Benefits & Risks of an Unlimited Holiday Policy

Absence Management Software on Different Devices

Is your organisation considering offering unlimited holiday? An unlimited holiday policy can feel like a great option for organisations offering employees greater flexibility and autonomy. But, is it worth it?

In this article, we'll take a look at what makes up an unlimited holiday policy, how to build one and whether it's worth it. By the end, you'll have all you need to know to determine the future of PTO in your organisation.

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What is an unlimited holiday policy?

An unlimited holiday policy is a form of paid time off (PTO) that sets holiday entitlement as unlimited. Essentially, employees can take as much or as little holiday as they prefer. It's also known as 'unlimited vacation' or 'flexible holiday.'

The general idea behind offering unlimited holiday is one of flexibility and autonomy. Many organisations use it to attract and retain talent, while employees may view it as an attractive offer (in addition to other benefits).

How do unlimited holiday policies work?

The general idea of an unlimited holiday policy is that employees take time off whenever they need it. No entitlements.

But, this kind of policy still needs rules to function. While employers are seeking to entrust their staff with their time off, there are still some guidelines that many organisations smartly impose.

First, there is the question of approvals. An unlimited holiday policy typically necessitates a greater level of alignment between employee and line manager. Essentially, they'll need to run by their time away with them every time.

Second, is the idea of advanced notice. When employees want to take time away, they should give their manager due notice. Consider the following as a guideline:

  • One day of leave: An employee should give their manager at least 2–3 days notice.

  • One week of leave: An employee should seek to ask their manager around 3–5 weeks in advance.

  • Two weeks of leave: An employee should ask their manager for time away with at least one and a half to two months' notice (bare minimum).

These types of restrictions make sure that abuses to the system don't occur. It also ensures that business operations run smoothly with minimal disruption in the absence of key employees.

Advantages and drawbacks of unlimited holiday

The benefits and drawbacks of introducing an unlimited holiday policy are plentiful. There's a case to be had at either end of the spectrum, so it really depends on what makes sense for your unique workforce.

That said, let's talk about the good (and not so good) things regarding unlimited holidays...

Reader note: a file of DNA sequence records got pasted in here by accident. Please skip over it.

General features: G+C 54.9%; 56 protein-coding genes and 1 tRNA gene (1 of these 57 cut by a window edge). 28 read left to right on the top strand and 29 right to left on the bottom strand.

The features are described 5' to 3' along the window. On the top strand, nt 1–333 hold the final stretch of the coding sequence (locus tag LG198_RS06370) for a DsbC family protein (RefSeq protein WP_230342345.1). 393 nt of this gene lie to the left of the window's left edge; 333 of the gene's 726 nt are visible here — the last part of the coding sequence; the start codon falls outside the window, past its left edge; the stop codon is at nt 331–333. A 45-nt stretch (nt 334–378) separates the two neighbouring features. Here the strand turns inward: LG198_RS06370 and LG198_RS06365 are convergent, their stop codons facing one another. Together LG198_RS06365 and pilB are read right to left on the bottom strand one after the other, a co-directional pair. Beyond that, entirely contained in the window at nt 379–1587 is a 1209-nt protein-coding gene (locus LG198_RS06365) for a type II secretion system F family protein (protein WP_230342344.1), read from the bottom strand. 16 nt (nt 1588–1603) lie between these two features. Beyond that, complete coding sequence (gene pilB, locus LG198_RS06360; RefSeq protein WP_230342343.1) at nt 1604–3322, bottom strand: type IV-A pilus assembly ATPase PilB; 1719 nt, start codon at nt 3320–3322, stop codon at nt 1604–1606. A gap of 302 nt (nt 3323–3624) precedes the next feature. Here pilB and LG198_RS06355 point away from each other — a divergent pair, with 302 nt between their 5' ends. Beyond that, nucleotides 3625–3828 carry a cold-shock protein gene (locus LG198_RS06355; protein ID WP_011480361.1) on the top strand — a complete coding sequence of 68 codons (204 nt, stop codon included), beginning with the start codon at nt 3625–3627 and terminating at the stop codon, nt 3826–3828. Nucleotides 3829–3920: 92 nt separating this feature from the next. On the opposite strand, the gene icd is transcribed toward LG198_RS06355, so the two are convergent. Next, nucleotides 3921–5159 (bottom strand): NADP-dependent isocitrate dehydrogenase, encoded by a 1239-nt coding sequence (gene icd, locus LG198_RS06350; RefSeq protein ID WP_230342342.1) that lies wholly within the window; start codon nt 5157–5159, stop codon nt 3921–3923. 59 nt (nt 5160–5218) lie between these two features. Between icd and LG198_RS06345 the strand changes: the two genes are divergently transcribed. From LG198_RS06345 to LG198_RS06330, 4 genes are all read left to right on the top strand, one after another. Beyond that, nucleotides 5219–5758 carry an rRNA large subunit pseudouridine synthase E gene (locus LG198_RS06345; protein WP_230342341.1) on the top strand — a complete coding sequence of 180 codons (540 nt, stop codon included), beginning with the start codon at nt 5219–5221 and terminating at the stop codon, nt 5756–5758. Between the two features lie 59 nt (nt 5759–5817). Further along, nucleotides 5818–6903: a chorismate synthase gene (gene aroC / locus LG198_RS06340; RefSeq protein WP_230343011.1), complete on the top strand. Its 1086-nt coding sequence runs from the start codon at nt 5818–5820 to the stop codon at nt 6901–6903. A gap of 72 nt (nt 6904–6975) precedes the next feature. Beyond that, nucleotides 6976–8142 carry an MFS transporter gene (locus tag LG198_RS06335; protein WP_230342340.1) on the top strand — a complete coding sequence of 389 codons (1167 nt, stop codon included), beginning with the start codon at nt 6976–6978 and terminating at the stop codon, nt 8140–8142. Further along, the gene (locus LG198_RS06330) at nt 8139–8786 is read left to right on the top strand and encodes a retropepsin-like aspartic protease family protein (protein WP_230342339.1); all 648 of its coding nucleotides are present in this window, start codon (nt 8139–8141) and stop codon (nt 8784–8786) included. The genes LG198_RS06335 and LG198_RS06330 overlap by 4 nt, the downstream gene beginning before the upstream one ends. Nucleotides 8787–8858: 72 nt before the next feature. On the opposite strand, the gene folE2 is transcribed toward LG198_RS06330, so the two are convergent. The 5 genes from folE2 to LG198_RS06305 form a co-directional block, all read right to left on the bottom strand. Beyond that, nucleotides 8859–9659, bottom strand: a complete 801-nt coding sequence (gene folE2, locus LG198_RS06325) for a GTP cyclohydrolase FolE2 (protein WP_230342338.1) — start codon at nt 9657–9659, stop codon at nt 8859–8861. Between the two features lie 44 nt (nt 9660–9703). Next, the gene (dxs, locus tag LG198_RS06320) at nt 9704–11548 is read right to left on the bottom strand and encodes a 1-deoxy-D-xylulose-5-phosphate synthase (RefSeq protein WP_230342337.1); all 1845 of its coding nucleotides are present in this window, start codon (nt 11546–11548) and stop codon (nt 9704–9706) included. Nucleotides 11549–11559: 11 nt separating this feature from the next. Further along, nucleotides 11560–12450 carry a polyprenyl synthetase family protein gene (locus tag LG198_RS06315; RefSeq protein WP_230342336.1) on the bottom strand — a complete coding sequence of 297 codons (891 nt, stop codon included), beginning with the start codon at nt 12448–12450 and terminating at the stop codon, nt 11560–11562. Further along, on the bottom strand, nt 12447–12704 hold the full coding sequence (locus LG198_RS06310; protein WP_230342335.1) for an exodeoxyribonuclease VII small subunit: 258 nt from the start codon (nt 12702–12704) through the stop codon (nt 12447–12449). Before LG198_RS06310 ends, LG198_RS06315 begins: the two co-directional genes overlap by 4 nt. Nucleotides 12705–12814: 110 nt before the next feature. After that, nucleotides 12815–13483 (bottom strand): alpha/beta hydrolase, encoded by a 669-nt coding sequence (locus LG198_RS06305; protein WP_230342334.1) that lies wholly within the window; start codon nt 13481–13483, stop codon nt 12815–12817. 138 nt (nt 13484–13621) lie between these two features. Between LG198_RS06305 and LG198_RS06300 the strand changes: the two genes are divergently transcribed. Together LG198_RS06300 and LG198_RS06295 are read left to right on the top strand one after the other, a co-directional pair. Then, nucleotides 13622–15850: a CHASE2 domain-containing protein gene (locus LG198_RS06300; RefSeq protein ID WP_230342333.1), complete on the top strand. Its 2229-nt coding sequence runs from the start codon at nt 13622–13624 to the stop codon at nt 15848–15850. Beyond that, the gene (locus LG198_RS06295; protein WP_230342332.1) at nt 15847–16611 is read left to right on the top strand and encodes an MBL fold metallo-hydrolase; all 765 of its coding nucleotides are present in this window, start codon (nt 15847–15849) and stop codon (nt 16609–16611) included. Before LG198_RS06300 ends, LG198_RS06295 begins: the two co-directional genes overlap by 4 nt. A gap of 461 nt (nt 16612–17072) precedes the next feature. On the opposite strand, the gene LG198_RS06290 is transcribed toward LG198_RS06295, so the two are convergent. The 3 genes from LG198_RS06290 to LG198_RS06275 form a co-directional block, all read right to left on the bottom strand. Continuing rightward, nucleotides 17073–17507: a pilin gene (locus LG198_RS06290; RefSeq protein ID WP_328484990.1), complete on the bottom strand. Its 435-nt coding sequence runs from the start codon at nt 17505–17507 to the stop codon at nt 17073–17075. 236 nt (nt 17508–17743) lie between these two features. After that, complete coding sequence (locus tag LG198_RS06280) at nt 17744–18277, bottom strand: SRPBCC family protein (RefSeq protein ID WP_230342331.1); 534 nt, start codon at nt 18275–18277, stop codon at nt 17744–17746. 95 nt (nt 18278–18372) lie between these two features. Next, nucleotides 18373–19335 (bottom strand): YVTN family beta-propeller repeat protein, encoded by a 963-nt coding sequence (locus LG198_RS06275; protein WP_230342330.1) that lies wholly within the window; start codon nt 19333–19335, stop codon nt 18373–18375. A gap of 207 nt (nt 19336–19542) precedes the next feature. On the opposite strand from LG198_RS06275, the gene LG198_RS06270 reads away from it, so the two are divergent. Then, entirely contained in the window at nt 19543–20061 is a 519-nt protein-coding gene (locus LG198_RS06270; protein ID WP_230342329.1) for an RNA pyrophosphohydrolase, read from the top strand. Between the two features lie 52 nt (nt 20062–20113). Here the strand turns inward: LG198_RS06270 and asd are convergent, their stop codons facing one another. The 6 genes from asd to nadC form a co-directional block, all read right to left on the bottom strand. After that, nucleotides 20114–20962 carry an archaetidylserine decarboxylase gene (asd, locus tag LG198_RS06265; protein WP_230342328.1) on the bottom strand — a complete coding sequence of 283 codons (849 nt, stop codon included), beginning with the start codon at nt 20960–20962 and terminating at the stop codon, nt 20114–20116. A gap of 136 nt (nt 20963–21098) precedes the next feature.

Higher levels of employee satisfaction and productivity

Lack of structure or guidelines leading to confusion

Less need to calculate holiday entitlement

Employees not taking enough holiday and burnout increasing

Help foster a culture of trust and autonomy

Bad actors who abuse the policy

Reduce turnover rates or regretted attrition

Adding unnecessary complexities instead of simplicity

No matter which policy you institute, you need to do it with intention. Consider what your employees want, maybe even asking them, before you go ahead and make a change and introduce something new.

Consider whether your workforce wants this change, the benefits you intend to see and how you are going to structure this programme. Many unlimited holiday policies fail due to a lack of organisation.

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Alternatives to unlimited holiday policies

What might an organisation do instead of offering an unlimited holiday policy? We'd suggest considering the following:

Flexible working hours

Allow your employees to set their own working hours. This can work for both part-time and full-time employees. But, it also requires diligent shift planning and coverage (especially for customer-supporting roles).

Unpaid leave

If an employee really needs some time away, you can consider offering it as unpaid leave. That said, unpaid leave can also be disruptive, so it should really be allowed only on a case-by-case basis.

Temporary reduction in hours

Organisations can think to offer employees reduced hours over a set period of time for added flexibility.

Time off in lieu (TOIL)

For employers who want to reward hard-working staff, they may want to consider time off in lieu. This ensures that employees who work beyond their hours are still compensated with time away from work.


A sabbatical policy can be a great benefit for prospective and current employees. Offering extended time away, often based on tenure, can help employees recharge and come back to their work better than ever.

Each of these options is designed to solve for a tricky conundrum. Mainly, that an unlimited holiday policy can often feel "too flexible". Employees may feel pressure not to take holiday, because when any holiday is possible so is no holiday.

How can HR software help manage unlimited holiday?

The most important part of instituting any kind of holiday policy is having a system to manage it. For that reason, a centralised, holistic and impactful HR software can make a world of difference.

Consider Personio, for instance. From one place, you can manage your holiday policies, track various types of leave (from sick leave to holiday) and have employees request days off with managers (or HR) approving at each stage.

Then, you can generate a report on absence rates across teams, departments or your entire organisation. You can maintain a bird's eye view of how many are out at one time, and what trends are developing.

Speak with an expert today about how Personio can manage your team's absences, no matter the policy you're using.

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